Older people are now as likely as millennials to turn to exercise in order to improve their mental health - with the social aspect of public leisure facilities proving to be as important as the impact on physical fitness - according to a recent study commissioned by leisure provider, Better.

The study compared the exercise habits of 2,000 people across all age groups and the various factors that affect their levels of activity.

While the majority of respondents cite improving and maintaining physical health and fitness as a major benefit of taking regular exercise, it is suggested that people place increasing importance on this as they get older, with 75% of all respondents aged 55 and over giving this as a reason to get out and train, compared to 64% of respondents aged 18-24.

The study also suggests that older people now place as much importance on exercising to boost mental wellbeing, as younger age groups – with 53.3% of over 55s citing improving their mental health as a benefit of regular physical activity. This compares with 52.25% of participants aged 18-54.

The research has shown that leisure facilities can be key to tackling loneliness among older people, as older people enjoy using their local centres as a social hub. In addition to the physical benefits of sport and leisure facilities, many are also using their visits to meet new people and enjoy the company of their peers.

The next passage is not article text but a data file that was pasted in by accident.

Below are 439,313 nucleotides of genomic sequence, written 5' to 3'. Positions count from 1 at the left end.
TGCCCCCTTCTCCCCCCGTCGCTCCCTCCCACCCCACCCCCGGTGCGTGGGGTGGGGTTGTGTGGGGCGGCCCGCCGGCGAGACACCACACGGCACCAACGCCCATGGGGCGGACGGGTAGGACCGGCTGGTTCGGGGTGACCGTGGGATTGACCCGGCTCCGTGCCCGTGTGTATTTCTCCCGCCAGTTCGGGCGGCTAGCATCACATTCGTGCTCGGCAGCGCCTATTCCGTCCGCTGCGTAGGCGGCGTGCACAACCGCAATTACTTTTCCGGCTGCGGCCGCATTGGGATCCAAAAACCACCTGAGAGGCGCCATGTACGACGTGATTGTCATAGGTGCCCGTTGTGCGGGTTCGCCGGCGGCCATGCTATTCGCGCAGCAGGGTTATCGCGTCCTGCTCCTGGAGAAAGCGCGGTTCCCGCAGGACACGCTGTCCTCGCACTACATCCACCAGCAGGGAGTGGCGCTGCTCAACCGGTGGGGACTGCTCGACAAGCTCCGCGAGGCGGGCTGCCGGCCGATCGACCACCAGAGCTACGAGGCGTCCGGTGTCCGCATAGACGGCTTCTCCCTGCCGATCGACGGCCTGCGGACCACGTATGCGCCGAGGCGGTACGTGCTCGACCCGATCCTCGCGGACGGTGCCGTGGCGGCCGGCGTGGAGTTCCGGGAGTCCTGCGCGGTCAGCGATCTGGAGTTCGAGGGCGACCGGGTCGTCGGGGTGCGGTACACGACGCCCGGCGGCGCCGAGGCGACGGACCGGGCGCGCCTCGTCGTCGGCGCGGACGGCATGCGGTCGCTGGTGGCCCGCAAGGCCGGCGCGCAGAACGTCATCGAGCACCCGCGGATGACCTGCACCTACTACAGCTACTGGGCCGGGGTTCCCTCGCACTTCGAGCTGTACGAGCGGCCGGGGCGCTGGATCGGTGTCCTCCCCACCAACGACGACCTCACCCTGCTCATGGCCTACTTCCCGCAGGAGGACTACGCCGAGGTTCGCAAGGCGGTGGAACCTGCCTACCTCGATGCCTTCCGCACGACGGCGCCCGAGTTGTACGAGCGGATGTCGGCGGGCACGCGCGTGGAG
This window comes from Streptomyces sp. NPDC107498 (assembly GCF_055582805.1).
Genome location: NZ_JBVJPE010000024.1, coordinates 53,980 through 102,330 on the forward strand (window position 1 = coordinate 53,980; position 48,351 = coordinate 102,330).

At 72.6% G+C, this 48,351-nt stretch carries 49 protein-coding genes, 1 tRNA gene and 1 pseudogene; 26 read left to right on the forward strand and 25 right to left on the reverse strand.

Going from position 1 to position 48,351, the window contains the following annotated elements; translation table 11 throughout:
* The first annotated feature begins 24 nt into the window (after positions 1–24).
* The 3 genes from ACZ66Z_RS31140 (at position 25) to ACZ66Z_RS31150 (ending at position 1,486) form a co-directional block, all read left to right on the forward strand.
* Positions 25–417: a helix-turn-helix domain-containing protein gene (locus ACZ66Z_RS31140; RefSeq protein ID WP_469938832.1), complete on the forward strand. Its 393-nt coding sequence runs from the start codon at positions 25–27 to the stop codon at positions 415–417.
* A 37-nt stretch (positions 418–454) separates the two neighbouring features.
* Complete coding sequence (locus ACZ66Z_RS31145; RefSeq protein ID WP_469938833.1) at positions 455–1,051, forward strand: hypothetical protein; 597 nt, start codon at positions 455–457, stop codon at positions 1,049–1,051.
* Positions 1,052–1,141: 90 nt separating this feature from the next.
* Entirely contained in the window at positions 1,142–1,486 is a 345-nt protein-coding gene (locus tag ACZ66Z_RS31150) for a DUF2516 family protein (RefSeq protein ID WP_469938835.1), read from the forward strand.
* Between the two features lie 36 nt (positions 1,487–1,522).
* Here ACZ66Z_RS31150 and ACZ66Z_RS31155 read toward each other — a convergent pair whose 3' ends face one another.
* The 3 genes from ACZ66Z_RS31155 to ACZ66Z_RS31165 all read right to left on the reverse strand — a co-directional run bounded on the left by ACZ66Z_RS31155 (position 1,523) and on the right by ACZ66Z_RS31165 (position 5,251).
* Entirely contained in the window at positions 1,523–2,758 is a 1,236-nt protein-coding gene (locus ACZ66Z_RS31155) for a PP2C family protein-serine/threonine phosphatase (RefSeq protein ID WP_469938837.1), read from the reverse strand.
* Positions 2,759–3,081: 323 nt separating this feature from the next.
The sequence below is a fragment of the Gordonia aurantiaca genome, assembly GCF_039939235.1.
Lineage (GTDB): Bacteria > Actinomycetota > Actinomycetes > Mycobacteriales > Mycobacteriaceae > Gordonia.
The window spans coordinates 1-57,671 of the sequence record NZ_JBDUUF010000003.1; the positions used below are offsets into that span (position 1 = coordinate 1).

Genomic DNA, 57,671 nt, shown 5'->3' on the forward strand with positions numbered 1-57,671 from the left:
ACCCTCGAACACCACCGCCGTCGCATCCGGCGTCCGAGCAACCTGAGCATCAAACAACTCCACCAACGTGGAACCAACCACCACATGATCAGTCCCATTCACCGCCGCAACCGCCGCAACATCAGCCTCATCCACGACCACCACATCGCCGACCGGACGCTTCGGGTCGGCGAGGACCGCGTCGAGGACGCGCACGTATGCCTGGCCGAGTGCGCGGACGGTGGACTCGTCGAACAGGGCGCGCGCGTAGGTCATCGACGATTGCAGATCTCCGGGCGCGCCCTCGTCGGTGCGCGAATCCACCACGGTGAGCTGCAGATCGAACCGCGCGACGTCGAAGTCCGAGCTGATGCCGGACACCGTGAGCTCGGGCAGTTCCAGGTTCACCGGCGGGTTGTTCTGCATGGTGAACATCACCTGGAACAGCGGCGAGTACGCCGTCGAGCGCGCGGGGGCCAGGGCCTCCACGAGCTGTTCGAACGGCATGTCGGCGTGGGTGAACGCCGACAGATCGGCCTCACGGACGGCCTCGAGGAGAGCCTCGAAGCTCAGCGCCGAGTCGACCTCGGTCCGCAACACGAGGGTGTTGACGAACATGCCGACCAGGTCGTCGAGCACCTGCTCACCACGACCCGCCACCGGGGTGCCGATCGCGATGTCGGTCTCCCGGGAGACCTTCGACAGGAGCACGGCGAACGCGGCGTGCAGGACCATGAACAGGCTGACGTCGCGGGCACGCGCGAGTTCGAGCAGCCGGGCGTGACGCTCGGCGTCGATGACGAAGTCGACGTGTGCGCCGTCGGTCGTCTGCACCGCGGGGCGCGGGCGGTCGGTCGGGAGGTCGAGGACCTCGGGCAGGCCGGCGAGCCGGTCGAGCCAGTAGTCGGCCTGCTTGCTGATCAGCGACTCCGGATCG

Older people cited the social benefits of taking part in regular exercise, with 22.5% of over 65s claiming that regular exercise is a great way to socialise. When asked about the barriers to taking more exercise, just 2.5% of the same age range said that they would be put off regular exercise by having nobody to go with – compared to 12% of respondents aged 18-24.

Claire Ruocco, Regional Community Sports Manager at Better said: “Anecdotally, we’ve always believed there are social and mental benefits to maintaining active lifestyles into older age.

“Now our research shows that older people are as likely to go to a leisure centre to make friends as to keep fit.

“This is great news as we aim for our 270 leisure centres to provide visitors with a great social hub – as well as facilities to improve physical health.

”With more awareness on tackling the causes of social isolation and boosting mental health, our active older people may be about to enter a golden age.”

Better has embraced initiatives to promote active ageing. A link-up with Alzheimer’s Society created thousands of Dementia Friends among Better leisure centre staff. Better’s annual Club Games is one of the largest events of its kind – a ‘Mini-Olympics’ that brings together 700 over 55s in a cross-borough tournament featuring badminton, table tennis, swimming and bowls.

More information on senior memberships activities at Better leisure centres across the UK, can be found here.